by Karen Harper
Book 1 of South Shores series
Overall Rating: 2.8
- Captivation: 3
- Sizzle: 2
- Romance: 3
- Enjoyment: 2
- Literacy: 4
Book Description: Every case that Claire Britten cracks is a win, not only professionally but personally. The forensic psychologist has spent a lifetime fighting a neurological disorder, and her ability to conquer it is a testament to her razor-sharp intuition.
Nick Markwood is used to winning in the courtroom, so when his latest case is overthrown by Claire’s expert testimony, he can’t help being impressed by her skill. He needs her on the team of his passion project—investigating unusual cases involving mysterious deaths. Her condition doesn’t deter him, and neither does the attraction that sparks between them…even if it should.
As they join forces to investigate a murder in St. Augustine, Florida, Claire is thrust into a situation far more dangerous than she’d anticipated, pushing her disorder to a breaking point. Just when she fears she can’t trust her own mind, she discovers Nick’s personal connection to the case—and wonders whether she can trust anyone at all.
Let’s start with the positives: The grammar, punctuation, and overall literacy of this book is good. The story plot is somewhat interesting.
And on to the mediocre and not-so-good. This book has multiple plots; though this can make a mystery more difficult to predict, if not handled appropriately, it makes the book long, drawn out, confusing, and often boring. I enjoy a nice balance of conversation, sensation, and visualization in books… This book had too much conversation at times, and not enough at others. Just not a good balance.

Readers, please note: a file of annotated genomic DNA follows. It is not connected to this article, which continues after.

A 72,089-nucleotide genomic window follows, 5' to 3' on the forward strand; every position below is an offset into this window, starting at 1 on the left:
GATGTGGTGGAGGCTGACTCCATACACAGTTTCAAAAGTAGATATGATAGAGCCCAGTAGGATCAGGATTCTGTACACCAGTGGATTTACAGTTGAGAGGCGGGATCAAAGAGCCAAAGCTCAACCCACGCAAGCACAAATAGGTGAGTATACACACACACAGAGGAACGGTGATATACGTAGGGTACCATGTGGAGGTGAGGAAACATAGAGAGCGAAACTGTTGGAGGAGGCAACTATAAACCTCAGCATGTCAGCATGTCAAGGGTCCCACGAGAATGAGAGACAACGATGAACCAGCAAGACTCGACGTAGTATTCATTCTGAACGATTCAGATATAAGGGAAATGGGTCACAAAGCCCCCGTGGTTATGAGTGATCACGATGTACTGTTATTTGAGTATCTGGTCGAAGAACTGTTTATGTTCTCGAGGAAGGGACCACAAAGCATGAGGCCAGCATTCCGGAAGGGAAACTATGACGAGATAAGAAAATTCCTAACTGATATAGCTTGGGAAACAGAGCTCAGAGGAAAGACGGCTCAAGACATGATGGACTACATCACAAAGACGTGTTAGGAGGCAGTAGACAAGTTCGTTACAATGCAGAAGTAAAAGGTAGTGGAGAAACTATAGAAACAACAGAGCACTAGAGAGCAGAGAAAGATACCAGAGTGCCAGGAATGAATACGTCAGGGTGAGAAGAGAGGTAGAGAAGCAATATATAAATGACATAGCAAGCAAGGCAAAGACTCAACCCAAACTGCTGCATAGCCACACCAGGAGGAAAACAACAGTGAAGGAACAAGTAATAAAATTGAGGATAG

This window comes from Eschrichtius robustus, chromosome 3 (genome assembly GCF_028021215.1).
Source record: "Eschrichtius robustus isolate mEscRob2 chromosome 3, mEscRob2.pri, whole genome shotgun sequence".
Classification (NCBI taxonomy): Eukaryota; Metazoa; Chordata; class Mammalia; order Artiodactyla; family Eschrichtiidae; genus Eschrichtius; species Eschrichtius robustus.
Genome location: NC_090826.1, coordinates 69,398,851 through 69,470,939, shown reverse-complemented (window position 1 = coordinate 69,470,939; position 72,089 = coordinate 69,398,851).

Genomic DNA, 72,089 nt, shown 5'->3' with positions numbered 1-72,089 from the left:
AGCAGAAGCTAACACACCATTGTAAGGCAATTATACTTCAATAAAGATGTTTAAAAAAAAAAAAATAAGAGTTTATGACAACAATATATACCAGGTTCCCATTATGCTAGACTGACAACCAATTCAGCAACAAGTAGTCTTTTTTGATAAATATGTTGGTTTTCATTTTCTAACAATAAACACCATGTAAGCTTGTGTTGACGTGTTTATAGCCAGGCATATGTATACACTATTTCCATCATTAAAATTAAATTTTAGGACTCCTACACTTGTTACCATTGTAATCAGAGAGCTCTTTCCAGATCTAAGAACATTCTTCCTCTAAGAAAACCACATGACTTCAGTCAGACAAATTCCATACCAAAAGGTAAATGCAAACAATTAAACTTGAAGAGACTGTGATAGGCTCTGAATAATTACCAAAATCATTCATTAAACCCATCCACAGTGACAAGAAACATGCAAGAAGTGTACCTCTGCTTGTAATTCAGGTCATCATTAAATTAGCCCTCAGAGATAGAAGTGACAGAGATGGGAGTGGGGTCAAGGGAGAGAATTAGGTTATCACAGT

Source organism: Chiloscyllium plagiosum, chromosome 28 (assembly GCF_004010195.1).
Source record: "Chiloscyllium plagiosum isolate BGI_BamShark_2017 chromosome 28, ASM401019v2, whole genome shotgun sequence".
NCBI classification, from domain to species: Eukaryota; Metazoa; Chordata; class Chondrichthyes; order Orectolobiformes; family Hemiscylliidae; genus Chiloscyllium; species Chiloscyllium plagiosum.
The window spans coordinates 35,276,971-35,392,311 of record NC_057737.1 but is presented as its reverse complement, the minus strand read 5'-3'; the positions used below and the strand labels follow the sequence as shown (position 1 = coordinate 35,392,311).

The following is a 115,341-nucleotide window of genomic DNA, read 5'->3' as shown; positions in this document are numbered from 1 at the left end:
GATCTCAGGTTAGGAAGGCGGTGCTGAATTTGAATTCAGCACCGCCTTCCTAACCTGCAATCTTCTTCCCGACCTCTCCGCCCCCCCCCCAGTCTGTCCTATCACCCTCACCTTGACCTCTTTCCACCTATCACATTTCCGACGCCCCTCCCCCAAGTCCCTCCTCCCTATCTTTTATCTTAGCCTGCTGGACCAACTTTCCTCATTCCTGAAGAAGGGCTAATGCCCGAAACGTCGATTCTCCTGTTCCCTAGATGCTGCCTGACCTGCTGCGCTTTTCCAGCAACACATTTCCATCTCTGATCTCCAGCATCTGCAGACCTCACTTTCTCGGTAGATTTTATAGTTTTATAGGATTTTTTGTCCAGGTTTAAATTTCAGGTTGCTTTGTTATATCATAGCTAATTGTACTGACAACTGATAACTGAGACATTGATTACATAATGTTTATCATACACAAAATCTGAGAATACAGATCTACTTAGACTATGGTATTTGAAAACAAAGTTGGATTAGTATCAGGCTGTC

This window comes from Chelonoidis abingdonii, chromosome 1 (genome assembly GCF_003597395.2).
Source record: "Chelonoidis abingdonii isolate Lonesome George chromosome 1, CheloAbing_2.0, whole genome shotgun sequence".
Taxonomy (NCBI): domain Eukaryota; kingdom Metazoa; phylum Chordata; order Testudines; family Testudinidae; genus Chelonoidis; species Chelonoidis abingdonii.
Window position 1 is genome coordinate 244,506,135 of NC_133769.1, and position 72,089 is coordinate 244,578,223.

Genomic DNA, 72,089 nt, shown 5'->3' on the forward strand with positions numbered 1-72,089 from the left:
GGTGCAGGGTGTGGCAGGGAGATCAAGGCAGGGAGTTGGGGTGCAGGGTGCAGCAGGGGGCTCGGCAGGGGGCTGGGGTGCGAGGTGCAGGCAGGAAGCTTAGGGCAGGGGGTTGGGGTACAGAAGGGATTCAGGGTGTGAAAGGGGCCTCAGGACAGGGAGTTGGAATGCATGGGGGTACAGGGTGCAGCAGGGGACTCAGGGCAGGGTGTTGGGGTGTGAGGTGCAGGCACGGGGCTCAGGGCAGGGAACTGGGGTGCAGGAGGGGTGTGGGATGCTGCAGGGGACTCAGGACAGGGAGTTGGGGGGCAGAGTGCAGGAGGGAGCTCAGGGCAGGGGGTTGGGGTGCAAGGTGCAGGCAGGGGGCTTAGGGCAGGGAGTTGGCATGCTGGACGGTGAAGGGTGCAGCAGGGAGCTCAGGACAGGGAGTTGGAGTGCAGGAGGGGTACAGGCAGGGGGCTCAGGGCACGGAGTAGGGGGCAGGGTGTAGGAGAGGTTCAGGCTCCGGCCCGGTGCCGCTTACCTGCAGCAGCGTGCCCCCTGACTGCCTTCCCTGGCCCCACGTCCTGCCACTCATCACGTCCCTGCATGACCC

In an attempt to explain a scene or the intent of a chapter or sub-plot, the author took strange tandems that were frequently either unnecessary or too verbose. In other sections I found myself saying… “really!? That’s all?!” A kiss is short and not very descriptive. Now, I like sweet romance, I’m not a fan of nasty-in-your-face sexual scenes. I do, however, like my romance novels to have actual physical romance, something that makes me tingle at least a little. This book really lacked that. I would almost categorize this book as a mystery, not a romance.
So, why the ratings?
Captivation: I’m interested in the plot idea. I think it may have been beneficial if the series was changed into more books and each individual book focused more on the sub-plots than the series plot.
Sizzle: I just didn’t get the tingle. Not once. There is, however, romance at least a little in the book, so it deserves some kind of rating.
Romance: The relationship factor was sort of interesting, but the conflicts in the many sub-plots were… well, too many. This book felt like it was more about the mystery plot(s) with a sudden reminder that oh, yeah, this is a romance thrown in. To be fair, life is sometimes like that, and frequently before a couple is truly together, they go through other priorities. Thus why the rating for romance isn’t below 3.
Enjoyment: I didn’t really “enjoy” this book. I found it interesting, but it’s not something I’d run out and tell anyone they had to read because it was just great.
Literacy: Why is there a literacy rating? With the increasing number of self-publishing authors out there, I find myself increasingly despairing at the frustrating lack of editing. Finding a word error or two in a book is pretty normal. The more errors, the less I can focus on the story itself. This book didn’t have that problem. It is truly a professional book. I can’t give literacy a 5 for this book due to the imbalance in dialog, description, and sensation a good novel should obtain.
To conclude: Not the worst book on earth, certainly not in my list of recommendations or on my “read again” bookshelf. This is a book I am okay with borrowing from the library, returning, and forgetting.
I am struggling to decide if I will read the next two books in the series. The back cover interest me still, and having looked ahead at the third book, I’m somewhat intrigued. Can Karen Harper pull this series out of the dull-drums and turn it around? Hmmm… I’m skeptical, but am considering.